Sunday, 9 October 2011

MERLIN, 4.2 – "The Darkest Hour: Part Two"

Sunday, 9 October 2011
The concluding episode of "The Darkest Hour" premiere wasn't a huge improvement over last week's disappointment, but like most Part 2's it benefitted from having some resolution. However, with hindsight, this story didn't deserve a two-part treatment, as everything prior to the climactic moment of "Part Two" could have been cut from the overall story without any major loss. A small underground action sequence with giant moles, the lazy rejuvenation of sickly Merlin (Colin Morgan) by water spirits, and the unnecessary return of the Great Dragon (John Hurt) to do what's provably achievable with a torch? All struck me as fat in need of trimming.

Of course, for entertainment-value, they had their place in this story and ensured it lasted the distance. It was at least fun to see Merlin give us another monster evoking 1950s B-movies (where filmmakers used to just enlarge insects and reptiles to interact with their heroes as gigantic "monsters"). The big moles were good fun here, and perhaps marked the first time on Merlin that a CGI creature's interacted with a human without it looking completely fake. Perhaps it helps that the CGI and live-action footage (now filming on 3mm film) can be composited better because they're of similar quality, but I'm no expert on the matter. I just know that Sir Gwaine (Eoin Macken) looked like he really did have a giant mole sniffing his face, so kudos to the people behind that scene. Strange that Gwaine appears to be written as the comic relief now, as evidence by him getting attacked by angry bees.

Back in Camelot, it was nice to see Gwen (Angel Coulby) lock horns with Agravaine (Nathaniel Parker) over how best to handle the situation with rampaging spirits attacking people, but in general this two-parter made a big mistake in not letting Morgana (Katie McGrath) be more prominent as the antagonist. Beyond another brief demonstration of her telekinesis, she was mostly kept off-screen and confined to her underground hovel. As I said, a big problem with "The Darkest Hour" was how the threat was primarily coming from those skeletal ghouls; who may have a bloodcurdling scream, but just seemed to mindlessly swoop on people who could easily bat them away with a naked flame. Compared to the more tangible villains the show's given us in the past, they were a huge disappointment and pretty much killed all sense of urgency about Arthur's (Bradley James) quest to sealing the veil between the material and spirit worlds.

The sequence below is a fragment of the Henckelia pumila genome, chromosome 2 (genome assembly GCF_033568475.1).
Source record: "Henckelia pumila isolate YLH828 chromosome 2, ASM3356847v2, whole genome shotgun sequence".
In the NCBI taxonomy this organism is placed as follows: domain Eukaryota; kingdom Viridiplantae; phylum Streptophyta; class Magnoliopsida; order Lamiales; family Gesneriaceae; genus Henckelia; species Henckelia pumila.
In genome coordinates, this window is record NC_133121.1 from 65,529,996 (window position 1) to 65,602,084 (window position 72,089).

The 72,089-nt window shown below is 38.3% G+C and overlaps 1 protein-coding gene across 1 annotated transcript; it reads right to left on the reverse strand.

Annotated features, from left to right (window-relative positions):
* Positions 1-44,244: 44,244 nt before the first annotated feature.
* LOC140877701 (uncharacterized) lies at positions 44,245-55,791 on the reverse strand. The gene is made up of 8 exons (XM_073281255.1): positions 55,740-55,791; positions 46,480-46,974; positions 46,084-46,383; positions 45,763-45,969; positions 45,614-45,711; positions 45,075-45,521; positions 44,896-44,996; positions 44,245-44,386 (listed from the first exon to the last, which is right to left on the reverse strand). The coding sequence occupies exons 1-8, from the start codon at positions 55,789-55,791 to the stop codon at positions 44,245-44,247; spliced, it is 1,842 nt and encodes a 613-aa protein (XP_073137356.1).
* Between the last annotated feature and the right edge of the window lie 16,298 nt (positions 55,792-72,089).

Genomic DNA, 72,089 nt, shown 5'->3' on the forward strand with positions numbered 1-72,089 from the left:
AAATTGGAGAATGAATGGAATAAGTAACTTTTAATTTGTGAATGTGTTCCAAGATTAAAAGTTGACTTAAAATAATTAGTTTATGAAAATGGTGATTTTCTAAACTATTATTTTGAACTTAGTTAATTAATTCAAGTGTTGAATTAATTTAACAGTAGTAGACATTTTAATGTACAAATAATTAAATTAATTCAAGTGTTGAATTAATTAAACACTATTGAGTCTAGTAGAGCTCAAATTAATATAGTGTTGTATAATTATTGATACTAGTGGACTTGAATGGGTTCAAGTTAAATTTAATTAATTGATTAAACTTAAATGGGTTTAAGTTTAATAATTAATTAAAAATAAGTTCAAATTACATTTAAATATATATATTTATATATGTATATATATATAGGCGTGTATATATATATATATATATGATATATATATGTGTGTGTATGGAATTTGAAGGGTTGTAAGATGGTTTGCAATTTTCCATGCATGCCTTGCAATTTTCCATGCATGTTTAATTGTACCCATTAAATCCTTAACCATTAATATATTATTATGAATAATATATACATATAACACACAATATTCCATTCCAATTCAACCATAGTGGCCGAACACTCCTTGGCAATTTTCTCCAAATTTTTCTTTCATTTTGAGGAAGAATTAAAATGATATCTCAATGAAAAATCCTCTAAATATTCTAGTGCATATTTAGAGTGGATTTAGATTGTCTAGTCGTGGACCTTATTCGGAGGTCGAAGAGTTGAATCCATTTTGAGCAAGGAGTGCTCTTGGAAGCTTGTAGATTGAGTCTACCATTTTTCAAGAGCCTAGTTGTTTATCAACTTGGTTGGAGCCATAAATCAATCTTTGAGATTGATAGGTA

The premiere also solved an obvious problem for anyone aware of Santiago Cabrera's career (he has a role in JJ Abrams' new series Alcatraz), and it always felt unlikely he'd be able to stick around as Sir Lancelot. It's not that he's a massive star, but he certainly has more lucrative offers and a post-Heroes career in the US that he'd be a fool to turn down to continue working on Merlin. So Lancelot's ultimate fate was to sacrifice himself to repair the veil (instead of Arthur and Merlin), which made for a welcome twist to proceedings. But it's still a shame, because it's almost certain Lancelot would have been given a pivotal role on the show if only they'd cast a different actor. Part of me's frustrated we won't get to see Merlin develop the famous Arthur-Gwen-Lancelot love-triangle into anything significant now, and it was also helpful that Lancelot knew about Merlin's magic. Given how Arthur appears to enjoy cantering around his kingdom with his knights this series, it's becoming even harder for Merlin to save the day using magic without being detected. (And that, in turn, limits what they can show on-screen, so we keep getting underwhelming moments when Merlin mutters an incantation and then... well, stares at some beasts to frighten them away. Anything cool like a bolt of energy would give the game away.)

I seem to spend an inordinate amount of time criticizing how the Merlin's been put together, or has had to adapt to things beyond its control, so let's end on some positives. I still enjoy the chemistry between Morgan and James as the two leads (which can't be underestimated on shows of this type, as it certainly appears to keep many forums and Tumblrs in business), and some of the scenery and effects have been a noticeable improvement on previous years.

Overall, "The Darkest Hour: Part Two" was better than last week's, but not by too much, as the premiere was ultimately based around a weak idea and wasted Morgana (who doesn't even have those nice dresses to wear now, just a brown wooly robe). The twist with Lancelot worked nicely, and it had slightly more oomph than "Part One", but this should really have been one faster-paced episode instead of a needless two-parter that stretched the story out.

written by Julian Jones · directed by Alice Troughton · 8 October 2011 · BBC1